Just when it looked as if Facebook shares might finally have found their footing, an event looms that could put the stock back flat on its face.
On Monday, current and former employees of the No. 1 social-networking company will be able to sell their shares for the first time. It's only the second time since Facebook's May initial public offering that lock-ups, which bar certain investors from selling their shares, have been lifted.
But unlike the previous lock-up expiration in August, which let early investors and venture capitalists sell, this is the first that lets employees cash in. And this has the potential to flood the market with shares just as buyers had been starting to show interest in the stock again.
And, most important, it will be the first time Wall Street gets to see how much Facebook employees "like" their company's stock.
Overnight, employees could uncork a surge of supply of Facebook shares on the market -- more than 230 million shares. That's roughly 11% of the company's 2.1 billion shares outstanding.
But wait -- there's more. This lock-up expiration comes just weeks before an even bigger potential onslaught. The unlock-up, if you will, that Wall Street is really bracing for is on Nov. 14, when 777 million shares are eligible for sale.
So in a roughly two-week period, new shares equal to almost half of Facebook's current shares outstanding become available for sale.
This happens at a time when beleaguered Facebook investors, to put it lightly, could really use a break. In less than six months as a public company, Facebook's storyline has been one misstep after another.
Bad news, then good news
Its much-ballyhooed May IPO turned out to be a disaster. Its plan for making money in the booming mobile market seemed nonexistent. Some of its biggest early investors dumped their shares. And its first earnings report as a public company, the second-quarter results, was a big disappointment. Pessimism was so pervasive that in early September the stock fell below $18.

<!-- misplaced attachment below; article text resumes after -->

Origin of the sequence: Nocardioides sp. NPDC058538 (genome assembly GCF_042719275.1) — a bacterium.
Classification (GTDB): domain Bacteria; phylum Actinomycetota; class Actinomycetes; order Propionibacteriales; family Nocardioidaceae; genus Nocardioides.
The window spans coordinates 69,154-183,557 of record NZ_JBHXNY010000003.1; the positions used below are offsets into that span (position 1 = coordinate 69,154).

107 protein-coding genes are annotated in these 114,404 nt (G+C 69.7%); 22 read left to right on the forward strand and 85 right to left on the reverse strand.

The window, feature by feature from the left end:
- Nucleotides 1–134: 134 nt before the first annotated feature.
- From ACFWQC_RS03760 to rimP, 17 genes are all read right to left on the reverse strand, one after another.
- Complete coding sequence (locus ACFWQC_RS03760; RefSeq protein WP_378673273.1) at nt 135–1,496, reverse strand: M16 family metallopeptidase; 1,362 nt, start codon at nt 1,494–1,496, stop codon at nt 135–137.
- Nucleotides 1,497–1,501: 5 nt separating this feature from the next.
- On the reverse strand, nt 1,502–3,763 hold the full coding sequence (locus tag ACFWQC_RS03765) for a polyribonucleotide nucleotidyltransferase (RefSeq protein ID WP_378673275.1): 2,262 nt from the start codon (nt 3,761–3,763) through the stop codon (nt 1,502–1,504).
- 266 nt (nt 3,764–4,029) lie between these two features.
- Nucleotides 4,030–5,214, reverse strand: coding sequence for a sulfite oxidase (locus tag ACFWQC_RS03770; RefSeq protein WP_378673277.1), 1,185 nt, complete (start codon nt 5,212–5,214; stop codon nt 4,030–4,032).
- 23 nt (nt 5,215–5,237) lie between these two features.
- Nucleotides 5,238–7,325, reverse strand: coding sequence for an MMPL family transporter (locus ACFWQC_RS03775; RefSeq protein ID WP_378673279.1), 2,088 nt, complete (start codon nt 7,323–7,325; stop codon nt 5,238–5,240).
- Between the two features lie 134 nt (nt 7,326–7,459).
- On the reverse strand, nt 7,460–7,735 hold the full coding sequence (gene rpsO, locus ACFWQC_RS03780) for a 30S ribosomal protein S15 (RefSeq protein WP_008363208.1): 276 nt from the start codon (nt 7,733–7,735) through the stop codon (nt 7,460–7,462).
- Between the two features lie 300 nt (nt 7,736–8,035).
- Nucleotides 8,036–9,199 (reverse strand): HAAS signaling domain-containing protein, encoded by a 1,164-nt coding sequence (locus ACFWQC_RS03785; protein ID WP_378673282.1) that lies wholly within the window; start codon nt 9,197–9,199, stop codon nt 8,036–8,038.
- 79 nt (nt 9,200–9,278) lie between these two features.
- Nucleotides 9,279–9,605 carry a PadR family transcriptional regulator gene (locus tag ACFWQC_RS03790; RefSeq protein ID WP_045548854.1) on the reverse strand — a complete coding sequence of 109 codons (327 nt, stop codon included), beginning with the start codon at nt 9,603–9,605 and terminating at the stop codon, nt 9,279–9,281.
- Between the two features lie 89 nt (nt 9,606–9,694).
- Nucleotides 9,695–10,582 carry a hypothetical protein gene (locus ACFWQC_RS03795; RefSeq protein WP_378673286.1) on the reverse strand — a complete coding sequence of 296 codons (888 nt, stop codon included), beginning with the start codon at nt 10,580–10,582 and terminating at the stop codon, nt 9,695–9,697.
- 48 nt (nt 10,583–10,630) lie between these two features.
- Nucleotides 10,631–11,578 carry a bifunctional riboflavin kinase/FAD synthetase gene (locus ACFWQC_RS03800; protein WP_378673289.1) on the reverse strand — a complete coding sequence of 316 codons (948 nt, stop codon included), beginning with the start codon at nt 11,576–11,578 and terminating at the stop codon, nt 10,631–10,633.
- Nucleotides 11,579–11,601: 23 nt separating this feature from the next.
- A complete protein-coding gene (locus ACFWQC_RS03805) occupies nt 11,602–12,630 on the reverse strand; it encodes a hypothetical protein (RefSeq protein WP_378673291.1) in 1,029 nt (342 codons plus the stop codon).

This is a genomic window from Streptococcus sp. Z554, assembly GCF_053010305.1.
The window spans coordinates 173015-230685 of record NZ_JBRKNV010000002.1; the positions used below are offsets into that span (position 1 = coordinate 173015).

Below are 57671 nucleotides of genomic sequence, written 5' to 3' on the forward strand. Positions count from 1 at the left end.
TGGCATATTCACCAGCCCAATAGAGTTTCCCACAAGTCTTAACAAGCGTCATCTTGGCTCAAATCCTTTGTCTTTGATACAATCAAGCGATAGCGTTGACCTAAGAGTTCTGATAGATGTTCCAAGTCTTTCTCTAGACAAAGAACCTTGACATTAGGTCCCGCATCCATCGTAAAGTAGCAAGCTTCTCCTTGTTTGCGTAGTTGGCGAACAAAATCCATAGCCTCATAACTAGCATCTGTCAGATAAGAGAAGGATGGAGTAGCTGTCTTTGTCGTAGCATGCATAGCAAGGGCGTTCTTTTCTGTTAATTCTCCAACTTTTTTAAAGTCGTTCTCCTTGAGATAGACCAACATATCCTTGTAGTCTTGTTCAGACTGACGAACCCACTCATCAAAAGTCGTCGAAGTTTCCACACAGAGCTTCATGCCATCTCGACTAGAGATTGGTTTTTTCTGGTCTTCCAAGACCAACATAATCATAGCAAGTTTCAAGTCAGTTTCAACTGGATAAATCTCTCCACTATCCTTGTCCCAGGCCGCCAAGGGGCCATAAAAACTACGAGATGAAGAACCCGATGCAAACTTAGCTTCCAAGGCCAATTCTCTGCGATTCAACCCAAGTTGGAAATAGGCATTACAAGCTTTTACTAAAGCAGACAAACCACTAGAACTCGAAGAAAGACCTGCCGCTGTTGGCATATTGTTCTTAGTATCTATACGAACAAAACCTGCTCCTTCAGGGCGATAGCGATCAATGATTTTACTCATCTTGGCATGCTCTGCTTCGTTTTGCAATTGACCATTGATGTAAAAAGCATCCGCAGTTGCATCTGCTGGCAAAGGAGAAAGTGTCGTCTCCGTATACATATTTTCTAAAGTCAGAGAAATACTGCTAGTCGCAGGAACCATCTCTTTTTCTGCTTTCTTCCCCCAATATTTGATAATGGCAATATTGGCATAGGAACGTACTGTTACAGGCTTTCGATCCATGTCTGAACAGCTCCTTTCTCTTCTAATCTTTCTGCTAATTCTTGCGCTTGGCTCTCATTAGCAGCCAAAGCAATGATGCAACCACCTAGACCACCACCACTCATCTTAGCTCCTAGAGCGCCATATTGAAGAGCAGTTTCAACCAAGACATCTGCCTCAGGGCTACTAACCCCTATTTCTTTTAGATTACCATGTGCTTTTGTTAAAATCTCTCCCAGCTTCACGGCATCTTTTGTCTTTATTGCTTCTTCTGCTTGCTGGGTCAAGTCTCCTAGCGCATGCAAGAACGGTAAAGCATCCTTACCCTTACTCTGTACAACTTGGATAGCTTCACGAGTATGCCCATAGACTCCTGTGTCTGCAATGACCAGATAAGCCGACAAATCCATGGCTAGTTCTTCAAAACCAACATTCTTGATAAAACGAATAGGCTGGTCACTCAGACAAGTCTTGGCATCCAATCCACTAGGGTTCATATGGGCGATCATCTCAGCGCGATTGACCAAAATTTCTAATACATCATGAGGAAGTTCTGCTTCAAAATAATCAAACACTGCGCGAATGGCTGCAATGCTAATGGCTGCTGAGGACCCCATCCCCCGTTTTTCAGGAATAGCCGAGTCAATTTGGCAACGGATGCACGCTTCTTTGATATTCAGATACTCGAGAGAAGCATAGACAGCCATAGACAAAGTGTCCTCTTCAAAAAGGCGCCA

This week, Facebook finally handed investors some good news when its third-quarter results beat expectations and showed it is making headway in the mobile market, boosting the stock nearly 20% in a single day.
That was small relief considering the drubbing Facebook has taken. The shares are still down more than 40% from the $38 IPO, so the additional supply that could flood the market is just about the worst thing for Facebook stock. "You have close to 1 billion shares coming through Nov. 15," says Malcolm Fobes, portfolio manager at the Berkshire Focus fund, which had a small position in Facebook as of the end of June. "I don't know if you want to be in ahead of that."
Are employees confident?
Lock-up expiration periods are pretty routine with IPOs. They're designed to protect initial investors to a limited degree, providing some assurance that employees and others won't pile on and sell immediately after a company goes public.
But the Facebook lock-up expirations are grabbing more attention than most because the IPO created such furor and then controversy. All the hype over social networking was concentrated in just a few stocks, with Facebook being the granddaddy of them all.
Wall Street is keenly watching because this will be the first indication of how loyal, satisfied and optimistic workers are with Facebook and its prospects. Rather than seeing their shares soar in the realization of a Silicon Valley dream, workers instead have watched as their company's stock has taken a beating. Until now, they had to sit on the sidelines. Starting Monday, if they think the company's future is still promising, they can hold onto shares. If not, they can sell.
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